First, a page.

A Pallium for our Metropolitan
On November 5th, Archbishop Paul Martin was bestowed his Pallium from Rome. I was surprised by how small the Pallium appeared, as it lay on its silver tray in the Sacristy. It is a beautiful vestment that is worn around the neck of a Metropolitan Archbishop.
Usually, they are presented during a Mass in Rome by the Pope himself. However, Pope Francis has asked that they be presented within the community of the Metropolitan. This is fortunate for us, as we can share this special occasion with our Archbishop, and hold him in our prayers as he receives this symbol of his commitment to us.
What is a Pallium?
Archbishop Paul describes it best: “The pallium is a woollen vestment worn around the neck of the Pope. He in turn gives one to the archbishop who is Metropolitan of his Province, as a sign of his sharing in the Pope's pastoral authority. It also symbolises the unity of the Church through the Bishop of Rome."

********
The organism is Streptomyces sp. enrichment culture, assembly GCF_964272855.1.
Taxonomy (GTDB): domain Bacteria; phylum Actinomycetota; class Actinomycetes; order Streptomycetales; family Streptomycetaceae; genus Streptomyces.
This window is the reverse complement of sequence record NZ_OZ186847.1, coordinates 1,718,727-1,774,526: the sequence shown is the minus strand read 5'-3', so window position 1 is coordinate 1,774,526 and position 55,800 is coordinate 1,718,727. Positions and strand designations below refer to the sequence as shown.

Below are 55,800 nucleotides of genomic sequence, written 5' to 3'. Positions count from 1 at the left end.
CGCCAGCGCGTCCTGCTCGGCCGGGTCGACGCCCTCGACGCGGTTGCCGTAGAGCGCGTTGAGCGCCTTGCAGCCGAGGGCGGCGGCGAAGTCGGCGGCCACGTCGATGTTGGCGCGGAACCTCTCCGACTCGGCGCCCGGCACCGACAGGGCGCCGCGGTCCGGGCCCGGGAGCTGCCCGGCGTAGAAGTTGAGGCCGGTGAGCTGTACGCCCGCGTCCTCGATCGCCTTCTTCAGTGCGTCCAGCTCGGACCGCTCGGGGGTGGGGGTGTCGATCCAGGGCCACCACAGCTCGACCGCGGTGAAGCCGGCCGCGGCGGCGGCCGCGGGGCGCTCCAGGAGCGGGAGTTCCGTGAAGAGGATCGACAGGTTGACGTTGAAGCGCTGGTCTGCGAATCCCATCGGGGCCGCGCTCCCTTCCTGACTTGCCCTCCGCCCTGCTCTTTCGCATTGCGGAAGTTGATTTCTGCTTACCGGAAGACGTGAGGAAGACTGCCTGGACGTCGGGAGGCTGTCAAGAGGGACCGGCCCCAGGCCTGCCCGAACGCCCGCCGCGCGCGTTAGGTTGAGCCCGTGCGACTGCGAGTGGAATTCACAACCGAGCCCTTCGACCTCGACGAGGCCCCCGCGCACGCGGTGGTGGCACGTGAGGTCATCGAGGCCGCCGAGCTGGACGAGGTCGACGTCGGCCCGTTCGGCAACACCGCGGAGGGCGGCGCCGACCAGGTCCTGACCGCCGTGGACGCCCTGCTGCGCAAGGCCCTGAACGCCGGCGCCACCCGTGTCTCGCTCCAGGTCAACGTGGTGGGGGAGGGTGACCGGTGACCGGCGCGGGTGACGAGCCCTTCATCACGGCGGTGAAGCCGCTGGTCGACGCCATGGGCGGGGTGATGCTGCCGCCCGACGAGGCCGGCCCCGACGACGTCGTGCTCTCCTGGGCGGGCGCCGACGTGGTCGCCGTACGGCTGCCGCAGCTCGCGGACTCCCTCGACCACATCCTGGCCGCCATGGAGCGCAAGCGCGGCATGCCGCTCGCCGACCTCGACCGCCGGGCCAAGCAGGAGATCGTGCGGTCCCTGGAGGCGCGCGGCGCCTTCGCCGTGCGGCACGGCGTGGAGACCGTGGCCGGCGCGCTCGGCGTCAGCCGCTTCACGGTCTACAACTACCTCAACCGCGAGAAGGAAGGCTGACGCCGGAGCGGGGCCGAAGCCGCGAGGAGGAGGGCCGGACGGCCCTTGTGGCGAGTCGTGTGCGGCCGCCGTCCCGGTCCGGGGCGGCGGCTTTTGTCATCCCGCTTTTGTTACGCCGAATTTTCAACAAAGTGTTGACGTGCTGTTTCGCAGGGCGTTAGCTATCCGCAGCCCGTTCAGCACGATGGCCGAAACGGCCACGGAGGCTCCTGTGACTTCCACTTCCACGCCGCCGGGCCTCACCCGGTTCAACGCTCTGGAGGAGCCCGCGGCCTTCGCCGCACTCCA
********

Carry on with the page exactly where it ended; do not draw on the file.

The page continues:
In practical terms, it a small white vestment adorned with crosses. It is a very simple garment for one so loaded with meaning.
What is a Metropolitan?
No, it is not a pizza or an Italian icecream.
A Metropolitan is Archbishop of the Metropolitan Archdiocese. In New Zealand, the Metropolitan region is the Archdiocese of Wellington. As Archbishop of Wellington, Paul Martin is the Metropolitan.
In his Homily, which was also significant because it was his first after returning home from the Synod in Rome, he explains more about the significance of the Pallium and being a Metropolitan. You can watch Archbishop Paul's Homily below.
You can also see the moment he was presented with the Pallium.
We pray for our Metropolitan. May he enjoy the support of the community of Catholics in New Zealand, and remain faithful and humble to the position he holds. Amen.